They promise to help you to save money on your bills, understand your usage better, and help you make better decisions about the way you consume energy. You might have heard a lot about smart energy meters in recent years, but it has not all been positive. So, then what is all the talk about smart meters for?’
As of January 5, 2021, according to the UK
government’s website, the UK will enter another period of lockdown. We at Switch Plan want to let you know that although our business goes unaffected, we understand that the lives of all have been affected by these trying times. Our team of experts are working hard to ensure that you make savings on your energy bill by switching suppliers. Read more about your energy supply during COVID-19 in our article.
What is a smart meter?
A smart meter aims to give both you and your supplier more accurate information about how much energy you are using. They keep a running count of how much you use, in much the same way as traditional gas and electricity meters. The main difference is that they then send this information over a wireless network to your supplier.
A smart meter comes with an in-home display which will clearly show you how much energy you are using and how much this will be costing. In doing so, the idea is that they help you to keep closer control on your usage.
They work using wireless networks, similar to those used by your phone. The information is sent direct to your supplier meaning there is no need to read your meter. Some smart meters also come with accompanying apps so you can monitor your usage on the go. For pay as you go customers, it also means you can top up on your phone without having to go to a paypoint or shop.
Smart meters are connected to the mains and also linked to the wireless network. Most of the time they are ‘asleep’, only waking every half an hour to take an up to date reading. They transmit this data via a communications hub to a smart meter home area network.
There are two types of smart meter: first generation and second generation. First generation meters lose functionality when suppliers are switched. This is a flaw that has been ironed out for the second generation models. Most suppliers are now offering second generation meters.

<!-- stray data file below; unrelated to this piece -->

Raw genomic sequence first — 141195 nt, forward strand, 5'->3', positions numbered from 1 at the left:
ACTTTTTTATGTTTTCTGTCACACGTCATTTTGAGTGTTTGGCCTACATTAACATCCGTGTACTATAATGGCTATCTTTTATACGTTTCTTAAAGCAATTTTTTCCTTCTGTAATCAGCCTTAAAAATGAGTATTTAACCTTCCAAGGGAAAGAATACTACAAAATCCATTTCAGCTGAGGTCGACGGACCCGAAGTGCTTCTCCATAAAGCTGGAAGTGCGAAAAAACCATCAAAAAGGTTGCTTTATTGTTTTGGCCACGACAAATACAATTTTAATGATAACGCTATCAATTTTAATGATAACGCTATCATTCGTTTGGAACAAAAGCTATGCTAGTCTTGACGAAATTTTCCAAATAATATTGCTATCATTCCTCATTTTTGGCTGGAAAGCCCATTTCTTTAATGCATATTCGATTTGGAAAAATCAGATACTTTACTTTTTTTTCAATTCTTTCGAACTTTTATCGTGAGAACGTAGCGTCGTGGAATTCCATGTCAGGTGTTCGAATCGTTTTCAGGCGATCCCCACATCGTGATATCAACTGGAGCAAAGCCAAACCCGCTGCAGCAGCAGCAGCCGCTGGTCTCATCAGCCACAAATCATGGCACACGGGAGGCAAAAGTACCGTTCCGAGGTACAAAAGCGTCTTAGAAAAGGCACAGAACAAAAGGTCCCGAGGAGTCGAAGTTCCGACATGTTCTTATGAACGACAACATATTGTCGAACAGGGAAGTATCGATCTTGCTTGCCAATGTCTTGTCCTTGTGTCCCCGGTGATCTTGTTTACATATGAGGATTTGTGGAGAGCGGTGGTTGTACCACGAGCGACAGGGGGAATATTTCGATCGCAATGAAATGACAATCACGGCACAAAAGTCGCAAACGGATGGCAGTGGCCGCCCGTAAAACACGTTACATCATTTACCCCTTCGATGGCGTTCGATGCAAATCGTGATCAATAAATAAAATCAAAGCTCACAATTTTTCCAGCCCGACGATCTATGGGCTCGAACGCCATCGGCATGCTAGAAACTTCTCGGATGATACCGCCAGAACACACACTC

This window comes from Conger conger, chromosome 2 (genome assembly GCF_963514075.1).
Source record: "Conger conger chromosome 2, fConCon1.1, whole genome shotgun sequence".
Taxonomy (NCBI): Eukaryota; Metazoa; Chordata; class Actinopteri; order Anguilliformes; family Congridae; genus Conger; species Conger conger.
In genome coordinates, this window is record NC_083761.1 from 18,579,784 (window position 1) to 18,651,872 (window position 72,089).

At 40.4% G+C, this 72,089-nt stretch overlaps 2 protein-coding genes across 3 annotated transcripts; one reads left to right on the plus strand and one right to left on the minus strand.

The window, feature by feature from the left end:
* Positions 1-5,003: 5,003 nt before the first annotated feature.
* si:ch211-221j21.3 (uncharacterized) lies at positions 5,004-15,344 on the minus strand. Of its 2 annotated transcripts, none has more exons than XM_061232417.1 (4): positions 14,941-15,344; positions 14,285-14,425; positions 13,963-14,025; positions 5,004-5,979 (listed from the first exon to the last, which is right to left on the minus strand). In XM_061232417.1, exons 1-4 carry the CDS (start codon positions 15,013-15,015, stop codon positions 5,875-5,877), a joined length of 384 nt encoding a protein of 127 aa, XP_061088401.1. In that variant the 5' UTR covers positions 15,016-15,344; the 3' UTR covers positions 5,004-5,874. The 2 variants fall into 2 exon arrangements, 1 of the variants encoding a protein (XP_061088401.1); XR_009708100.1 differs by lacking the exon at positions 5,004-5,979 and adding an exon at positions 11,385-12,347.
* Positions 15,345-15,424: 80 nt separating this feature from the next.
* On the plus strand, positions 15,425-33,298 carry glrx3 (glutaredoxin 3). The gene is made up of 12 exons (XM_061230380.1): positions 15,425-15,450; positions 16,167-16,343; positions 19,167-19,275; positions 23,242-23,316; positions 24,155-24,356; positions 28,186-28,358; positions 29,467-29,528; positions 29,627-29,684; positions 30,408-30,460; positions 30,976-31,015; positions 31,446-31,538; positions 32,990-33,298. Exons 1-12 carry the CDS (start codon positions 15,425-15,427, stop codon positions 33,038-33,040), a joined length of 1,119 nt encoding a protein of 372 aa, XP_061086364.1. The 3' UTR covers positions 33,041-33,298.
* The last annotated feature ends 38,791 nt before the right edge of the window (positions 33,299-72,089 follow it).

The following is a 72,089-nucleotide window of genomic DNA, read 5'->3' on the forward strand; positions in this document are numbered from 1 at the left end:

Is it worth getting a smart meter?
More than 20 million homes now have smart meters and most of these are benefitting from the improved control that they give to users. With up to the minute and easy to use displays, you can see how much you are using and how much this will cost. If energy use and rising bills are a concern for you, then a smart meter might be the solution.
Is it compulsory to have a smart meter?
Do you have to have a smart meter? The answer is no. It is entirely up to you whether you make the change to a smart meter or not. However, it’s worth noting that the second generation smart meters don’t have the problems associated with the first generation models. Check with your energy company that they are installing the second generation meters before making the switch. Almost all will be using second generation at this point but it’s always a good idea to make sure.
If so, when is it obligatory to have a smart meter?
As stated above, you do not have to have a smart meter. Initially the government said that every home in the UK should have a smart meter installed by 2020. They have since changed that to everyone being simply ‘offered’ a smart meter. While more than 20 million homes have a smart meter so far, there is no obligation to do so and you can simply remain as you are with your current setup.
While Ofgem believes that everyone can benefit from a smart meter, they are not compulsory and you have the right to refuse one if you wish. You can always change your mind and have one installed at a later date.
Can you refuse to have a smart meter?
It’s not really a question of refusing, as such. Whether you have a smart meter or not is up to you. Your energy company might make the offer to install one for you but you simply say you are happy as you are. You can always change your mind in the future.
If you do choose to have a smart meter installed, you also get to have a say in what data your energy company is allowed to use.
How to obtain a smart meter
It is very easy to get a smart meter installed. Simply contact your energy company and arrange an appointment to have one installed. The actual installation itself will be carried out by a trained engineer from the energy company, but you will be required to remain at home during the work.